Profile  |  April 3, 2023

Drawdown Science Profile: Kate Marvel

This article is the fourth in a series introducing the members of Project Drawdown’s new science team.

Kate Marvel is a climate scientist who focuses on modeling how our planet is changing and understanding what could happen in the future. Before joining Project Drawdown, Kate worked at the NASA Goddard Institute for Space Studies, Columbia University, Stanford University, the Carnegie Institution, and Lawrence Livermore National Laboratory. A former cosmologist, she received a Ph.D. in theoretical physics from Cambridge University. Her book Human Nature will be published by Ecco Press in 2023.

Here, Kate shares what brought a cosmologist down to Earth, how going on way too long of a hike can help catalyze a career in climate science, and more. 

Q: What is your role with the Project Drawdown Science team? 

A: As the senior scientist for climate, I’m helping to understand the climate impacts of solutions and the climate impact if we don't deploy those solutions. My role is one that I can’t accomplish alone—I really need to be working with an interdisciplinary team. This is why I’m so excited to be here. I love learning new things, I love talking to people smarter than me. And to be able to do that in the service of climate solutions is a dream come true.  

Q: What superpower do you bring to the job?

A: Not being afraid of asking dumb questions. I have an awareness of what I don't know and a respect for what other people know and the ability to talk across disciplines and to listen across disciplines. It takes a lot of effort and energy to be an expert in any field. But that’s not enough. We need experts in everything, but we need translators, too.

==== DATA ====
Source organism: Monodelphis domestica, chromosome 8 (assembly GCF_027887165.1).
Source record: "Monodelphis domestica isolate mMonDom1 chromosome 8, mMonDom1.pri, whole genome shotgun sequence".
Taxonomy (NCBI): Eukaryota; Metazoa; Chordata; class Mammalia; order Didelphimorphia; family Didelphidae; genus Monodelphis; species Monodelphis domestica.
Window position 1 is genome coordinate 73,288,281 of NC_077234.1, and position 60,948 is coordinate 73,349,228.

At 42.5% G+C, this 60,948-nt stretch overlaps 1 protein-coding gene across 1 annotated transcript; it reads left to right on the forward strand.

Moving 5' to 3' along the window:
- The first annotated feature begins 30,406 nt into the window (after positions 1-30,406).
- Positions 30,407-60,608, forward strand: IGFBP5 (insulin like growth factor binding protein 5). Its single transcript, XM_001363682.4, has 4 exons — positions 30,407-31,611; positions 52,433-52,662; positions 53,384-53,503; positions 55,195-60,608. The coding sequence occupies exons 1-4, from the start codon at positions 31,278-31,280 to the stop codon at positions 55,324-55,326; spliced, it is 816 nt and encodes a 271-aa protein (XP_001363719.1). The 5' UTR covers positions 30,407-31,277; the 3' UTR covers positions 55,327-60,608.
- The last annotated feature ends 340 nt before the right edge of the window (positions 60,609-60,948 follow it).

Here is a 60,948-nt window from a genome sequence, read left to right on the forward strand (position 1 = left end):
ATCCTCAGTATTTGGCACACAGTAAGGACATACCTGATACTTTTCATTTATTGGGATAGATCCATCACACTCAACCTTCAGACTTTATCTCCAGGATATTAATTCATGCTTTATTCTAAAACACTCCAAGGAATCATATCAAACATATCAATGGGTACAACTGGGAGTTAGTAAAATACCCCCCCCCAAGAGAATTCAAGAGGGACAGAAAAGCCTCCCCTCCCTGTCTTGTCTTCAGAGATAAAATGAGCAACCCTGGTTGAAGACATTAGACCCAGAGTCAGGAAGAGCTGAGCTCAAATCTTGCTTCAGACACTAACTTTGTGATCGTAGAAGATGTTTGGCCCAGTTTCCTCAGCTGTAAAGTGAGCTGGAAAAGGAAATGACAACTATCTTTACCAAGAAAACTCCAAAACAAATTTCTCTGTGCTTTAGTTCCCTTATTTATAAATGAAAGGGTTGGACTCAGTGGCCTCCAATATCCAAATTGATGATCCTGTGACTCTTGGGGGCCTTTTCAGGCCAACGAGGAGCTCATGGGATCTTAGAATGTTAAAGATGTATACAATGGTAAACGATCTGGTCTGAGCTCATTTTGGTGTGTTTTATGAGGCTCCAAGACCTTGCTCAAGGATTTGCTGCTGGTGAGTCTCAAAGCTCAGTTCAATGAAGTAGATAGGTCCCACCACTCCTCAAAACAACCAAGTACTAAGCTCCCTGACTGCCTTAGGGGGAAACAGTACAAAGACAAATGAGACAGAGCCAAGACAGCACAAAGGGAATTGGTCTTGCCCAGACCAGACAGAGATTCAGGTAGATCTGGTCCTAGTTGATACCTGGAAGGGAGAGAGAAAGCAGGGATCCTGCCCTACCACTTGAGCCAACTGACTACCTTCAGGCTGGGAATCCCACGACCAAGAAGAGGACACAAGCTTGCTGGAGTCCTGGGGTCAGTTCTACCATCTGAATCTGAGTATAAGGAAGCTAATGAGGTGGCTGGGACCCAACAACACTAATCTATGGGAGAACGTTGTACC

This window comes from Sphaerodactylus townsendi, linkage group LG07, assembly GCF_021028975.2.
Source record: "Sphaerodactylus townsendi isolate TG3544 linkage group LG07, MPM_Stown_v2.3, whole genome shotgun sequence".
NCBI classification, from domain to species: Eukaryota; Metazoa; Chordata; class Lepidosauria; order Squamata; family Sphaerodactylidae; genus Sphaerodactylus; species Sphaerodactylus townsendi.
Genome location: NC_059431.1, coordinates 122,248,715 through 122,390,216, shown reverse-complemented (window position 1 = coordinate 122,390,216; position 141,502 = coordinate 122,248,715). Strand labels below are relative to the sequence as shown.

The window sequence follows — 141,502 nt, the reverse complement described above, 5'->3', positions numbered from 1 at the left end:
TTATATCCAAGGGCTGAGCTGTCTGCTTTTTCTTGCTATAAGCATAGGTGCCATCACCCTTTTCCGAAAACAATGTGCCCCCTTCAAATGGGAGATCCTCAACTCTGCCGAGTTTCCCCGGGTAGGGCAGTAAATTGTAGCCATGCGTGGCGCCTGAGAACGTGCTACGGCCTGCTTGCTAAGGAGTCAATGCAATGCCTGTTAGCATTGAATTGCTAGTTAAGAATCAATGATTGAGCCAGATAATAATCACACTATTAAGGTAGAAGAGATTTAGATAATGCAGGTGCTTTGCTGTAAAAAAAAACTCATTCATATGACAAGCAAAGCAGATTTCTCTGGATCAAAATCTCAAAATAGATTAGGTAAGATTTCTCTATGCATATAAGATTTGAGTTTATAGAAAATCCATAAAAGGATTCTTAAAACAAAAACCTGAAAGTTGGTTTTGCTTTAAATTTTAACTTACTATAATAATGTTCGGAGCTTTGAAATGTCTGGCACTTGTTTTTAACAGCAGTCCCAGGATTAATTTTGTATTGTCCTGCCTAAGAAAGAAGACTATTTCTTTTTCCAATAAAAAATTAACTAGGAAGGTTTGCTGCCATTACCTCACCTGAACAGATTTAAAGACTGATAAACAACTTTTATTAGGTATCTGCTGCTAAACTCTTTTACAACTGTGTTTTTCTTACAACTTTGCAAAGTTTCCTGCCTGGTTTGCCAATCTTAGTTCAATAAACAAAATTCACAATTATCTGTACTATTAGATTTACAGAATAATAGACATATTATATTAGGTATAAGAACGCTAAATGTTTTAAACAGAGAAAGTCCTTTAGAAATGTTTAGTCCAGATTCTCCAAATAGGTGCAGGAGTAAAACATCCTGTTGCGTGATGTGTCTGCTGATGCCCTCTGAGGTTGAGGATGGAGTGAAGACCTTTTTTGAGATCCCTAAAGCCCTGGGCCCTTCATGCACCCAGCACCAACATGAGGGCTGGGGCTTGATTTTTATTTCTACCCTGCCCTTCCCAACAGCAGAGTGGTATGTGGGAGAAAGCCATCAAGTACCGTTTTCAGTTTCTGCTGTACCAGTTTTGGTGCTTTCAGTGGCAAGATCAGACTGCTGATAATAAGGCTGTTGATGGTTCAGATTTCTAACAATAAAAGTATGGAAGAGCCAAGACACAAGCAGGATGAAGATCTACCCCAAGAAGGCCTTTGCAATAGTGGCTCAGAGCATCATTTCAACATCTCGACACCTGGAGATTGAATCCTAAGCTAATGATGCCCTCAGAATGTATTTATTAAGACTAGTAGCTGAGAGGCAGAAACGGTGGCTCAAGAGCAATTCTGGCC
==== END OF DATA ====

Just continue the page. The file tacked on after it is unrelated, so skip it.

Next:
Q: What’s a childhood toy or experience that relates to the work you’re doing today?

A: My dad used to take me on very poorly planned outdoor adventures—ones I was much too young for, like a 15-mile hike—and forget to do very basic things like bring water. That gave me both a love of the natural world and also a healthy respect for it. And that contributes to how I feel about climate change. Nature is always throwing things at us. You sometimes hear, “Don’t worry, we’ll just adapt.” I agree there are many things we need to do to increase resilience, but there is no “just” about it. Nature is a very powerful force, and we’re changing it in a big way.

Q: What was the subject of your Ph.D. dissertation, and why? 

A: On the spontaneous generation by quantum tunneling of a bubble of alternative universes within our universe. I chose that because I was interested in trying to solve what is probably one of the most outstanding problems in physics, which is (awkwardly) that we have no idea what 95 percent of the universe is. I’m not sure it worked, but it was interesting, and it taught me quantitative skills I still use today. 

Q: How did you get from there to here? 

A: I realized in the process that the most interesting things to me were made out of normal matter and in fact are here on Earth. This is where everything I care about is, and it’s changing, and maybe I can use some of my physics skills to understand how and why this place I love is changing and maybe be able to do something about that. I got a science fellowship at Stanford that was flexible as long as it had a science component and policy component. I used that to explore different areas and landed on climate modeling.

Q: What’s a favorite Drawdown Solution? 

A: I’ll go with seaweed farming. My 7-year-old wants to be a kelp farmer, mostly because he thinks that he’ll get his own sea otter that way. We talk a lot about climate change—not in a doom and gloom framework, but about how we know this is a problem and we know there are many different solutions. And this is one way he wants to help solve it. 

Q: When you’re not working, what’s your ideal way to spend a weekend?

A: I love water—swimming, surfing, going to the beach with my family. I grew up in Ohio. Not growing up in a coastal city is a great way to learn to love the coast.

Q: You have a book, Human Nature, coming out later this year. Care to provide a sneak preview? 

A: It’s the story of climate science in nine different emotions. In each chapter I present an aspect of the science and how it makes me feel—the physics of the Earth and wonder; attribution and shame; the history of global warming science and anger at how it was ignored, and so on. The second-to-last pair is solutions and hope, and the final chapter pairs the fundamental interconnectedness of everything with the emotion of love. That’s why I got into his line of work. I love the Earth, and I love the people on it.